Harvey Weinstein's 2020 rape conviction

Harvey Weinstein’s 2020 rape conviction overturned by New York Court


On Thursday in the big apple, the 2020 rape conviction of Harvey Weinstein changed into reversed, paving the manner for a brand new trial.

Harvey Weinstein's 2020 rape conviction
Harvey Weinstein’s 2020 rape conviction

The state Court of Appeals determined that Weinstein, the former film mogul, was biased by the judge in the historic #MeToo trial due to inappropriate rulings, such as permitting women to speak regarding charges that were unrelated to the case.

In a four-three ruling, the courtroom said, “We conclude that the trial court erroneously admitted testimony of uncharged, alleged previous sexual acts against humans aside from the complainants of the underlying crimes because that testimony served no fabric non-propensity cause.”

“The court further exacerbated that mistake by deciding that the defendant, who lacked a criminal record, could be cross-examined regarding those accusations in addition to multiple misconduct allegations that severely damaged the defendant’s reputation,” the statement read.
A fresh trial is the solution, according to Judge Jenny Rivera, who referred to the mistakes as “egregious.” If prosecutors choose to go forward with a second trial, Weinstein’s accusers might be called to testify once more.
In a dissenting decision, Judge Madeline Singas criticized the majority of omitting to acknowledge that the jury was permitted to take Weinstein’s prior assaults into account and of “whitewashing the facts to conform to a he-said/she-said narrative.”

In cases of sexual abuse, Singas observed, “This Court has continued a disturbing trend of overturning juries’ guilty verdicts.”
Judge Anthony Cannataro called the judgment a “unfortunate step backwards” in a separate dissenting opinion.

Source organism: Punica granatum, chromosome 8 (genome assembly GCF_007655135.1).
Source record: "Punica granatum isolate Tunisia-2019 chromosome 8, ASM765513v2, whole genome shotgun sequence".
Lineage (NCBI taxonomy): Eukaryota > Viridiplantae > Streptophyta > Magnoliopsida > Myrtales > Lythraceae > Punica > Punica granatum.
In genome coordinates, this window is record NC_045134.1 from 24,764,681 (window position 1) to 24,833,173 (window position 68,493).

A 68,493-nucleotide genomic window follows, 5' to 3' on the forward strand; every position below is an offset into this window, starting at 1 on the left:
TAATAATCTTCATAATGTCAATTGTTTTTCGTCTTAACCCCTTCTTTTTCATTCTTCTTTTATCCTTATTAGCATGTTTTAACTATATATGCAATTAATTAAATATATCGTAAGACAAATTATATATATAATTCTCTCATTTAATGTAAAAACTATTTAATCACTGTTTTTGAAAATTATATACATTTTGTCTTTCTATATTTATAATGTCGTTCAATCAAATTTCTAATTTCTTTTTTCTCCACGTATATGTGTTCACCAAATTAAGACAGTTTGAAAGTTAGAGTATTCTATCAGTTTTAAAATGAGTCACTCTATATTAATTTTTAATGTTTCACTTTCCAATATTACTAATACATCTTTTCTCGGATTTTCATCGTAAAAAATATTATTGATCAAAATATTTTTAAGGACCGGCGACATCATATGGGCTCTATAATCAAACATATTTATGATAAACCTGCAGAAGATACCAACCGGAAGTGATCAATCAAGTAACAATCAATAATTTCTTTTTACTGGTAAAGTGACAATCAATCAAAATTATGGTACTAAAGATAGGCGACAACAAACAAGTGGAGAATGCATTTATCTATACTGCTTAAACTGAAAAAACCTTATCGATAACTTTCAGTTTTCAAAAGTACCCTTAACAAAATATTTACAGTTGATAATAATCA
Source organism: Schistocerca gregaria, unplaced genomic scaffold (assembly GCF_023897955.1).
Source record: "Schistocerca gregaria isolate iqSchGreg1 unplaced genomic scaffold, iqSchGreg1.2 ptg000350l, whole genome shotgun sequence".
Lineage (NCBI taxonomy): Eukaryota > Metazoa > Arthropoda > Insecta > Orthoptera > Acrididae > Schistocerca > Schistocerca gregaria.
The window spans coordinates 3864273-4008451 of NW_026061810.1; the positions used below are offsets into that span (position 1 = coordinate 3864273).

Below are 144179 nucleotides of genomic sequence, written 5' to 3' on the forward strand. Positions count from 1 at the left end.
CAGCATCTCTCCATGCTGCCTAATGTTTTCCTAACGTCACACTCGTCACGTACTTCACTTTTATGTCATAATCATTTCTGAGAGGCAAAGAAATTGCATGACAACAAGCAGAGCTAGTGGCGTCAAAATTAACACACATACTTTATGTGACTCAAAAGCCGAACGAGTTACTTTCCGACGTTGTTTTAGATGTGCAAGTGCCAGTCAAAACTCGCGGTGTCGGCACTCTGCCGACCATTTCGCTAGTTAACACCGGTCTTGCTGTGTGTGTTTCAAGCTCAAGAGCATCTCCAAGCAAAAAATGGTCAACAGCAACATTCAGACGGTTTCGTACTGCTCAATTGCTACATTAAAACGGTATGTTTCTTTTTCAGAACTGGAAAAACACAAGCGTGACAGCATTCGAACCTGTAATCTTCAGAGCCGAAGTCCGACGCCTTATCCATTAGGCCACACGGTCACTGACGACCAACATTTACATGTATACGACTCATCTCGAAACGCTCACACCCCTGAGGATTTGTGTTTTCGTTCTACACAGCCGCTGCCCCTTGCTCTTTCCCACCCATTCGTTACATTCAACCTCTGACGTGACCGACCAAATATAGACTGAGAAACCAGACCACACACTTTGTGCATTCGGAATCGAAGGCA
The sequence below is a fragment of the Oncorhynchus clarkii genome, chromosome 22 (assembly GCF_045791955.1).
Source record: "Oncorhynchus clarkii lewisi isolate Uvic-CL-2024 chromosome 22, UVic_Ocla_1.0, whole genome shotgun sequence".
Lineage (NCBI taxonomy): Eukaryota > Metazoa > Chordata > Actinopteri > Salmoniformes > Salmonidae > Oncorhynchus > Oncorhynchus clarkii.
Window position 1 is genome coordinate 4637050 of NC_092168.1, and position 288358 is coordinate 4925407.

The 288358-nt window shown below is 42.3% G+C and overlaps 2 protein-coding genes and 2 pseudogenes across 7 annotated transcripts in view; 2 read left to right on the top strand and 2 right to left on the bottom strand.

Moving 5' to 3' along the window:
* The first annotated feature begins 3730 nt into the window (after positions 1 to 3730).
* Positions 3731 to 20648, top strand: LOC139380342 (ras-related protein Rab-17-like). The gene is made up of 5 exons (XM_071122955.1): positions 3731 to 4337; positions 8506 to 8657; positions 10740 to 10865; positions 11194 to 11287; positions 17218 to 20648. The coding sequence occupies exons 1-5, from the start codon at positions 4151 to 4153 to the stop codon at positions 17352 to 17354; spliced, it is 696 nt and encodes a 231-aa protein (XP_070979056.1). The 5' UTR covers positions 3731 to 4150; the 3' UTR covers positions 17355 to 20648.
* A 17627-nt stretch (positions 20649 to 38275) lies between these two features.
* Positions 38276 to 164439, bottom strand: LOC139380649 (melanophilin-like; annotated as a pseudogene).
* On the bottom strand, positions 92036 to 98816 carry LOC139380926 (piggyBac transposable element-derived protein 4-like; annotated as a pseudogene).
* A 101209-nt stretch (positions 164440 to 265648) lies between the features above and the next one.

‘Our truth isn’t overturned,’ Weinstein accuser says

Former commercial production employee Louise Godbold, who claims Weinstein assaulted her twice in 1991, told NBC News that her initial response to the decision was “a visceral one.”
“Texting with other survivors, we’re all saying ‘our hands were shaking so much,'” she added on Thursday. ”
At the 1996 Cannes Film Festival, actor Caitlin Dulany said that Weinstein had molested her in a hotel room. Dulany described her response as “deeply shocked” and “saddened.”


She told NBC News, “I think I’m still in a little shock.” “I believe a great deal of the profound sadness will surface later on.”
Ambra Battilana Gutierrez, an Italian Filipina model who accused Weinstein of making advances toward her and recorded him declaring, “I won’t do it again,” said the ruling demonstrated the courts’ and the legal system’s continued shortcomings.
Dawn Dunning, a former actor who accused Harvey Weinstein, criticized the choice.

“Even as I’m taken aback that the courtroom threw out Weinstein’s conviction on legal technicalities, i’m nonetheless proud that I testified and faced that convicted rapist,” Dunning said in an earlier declaration.

The producer Alexandra Canosa has accused Weinstein of rape. Her lawyer expressed disappointment over the New York State Court of Appeals’ ruling today. Weinstein has been found guilty by juries in two different states of being a serial sexual predator.
Six Weinstein accusers were represented by attorney Lindsay Goldbrum, who described the ruling as a “leap backward for the rule of law” that would discourage other victims of sexual assault from coming forward.
Goldbrum, whose clients included model Tarale Wulff, who testified that Weinstein raped her at his Manhattan apartment in 2005 after luring her there with rumors of a movie audition, said, “To all victims of sexual assault who are retraumatized by today’s ruling, I am so sorry.”


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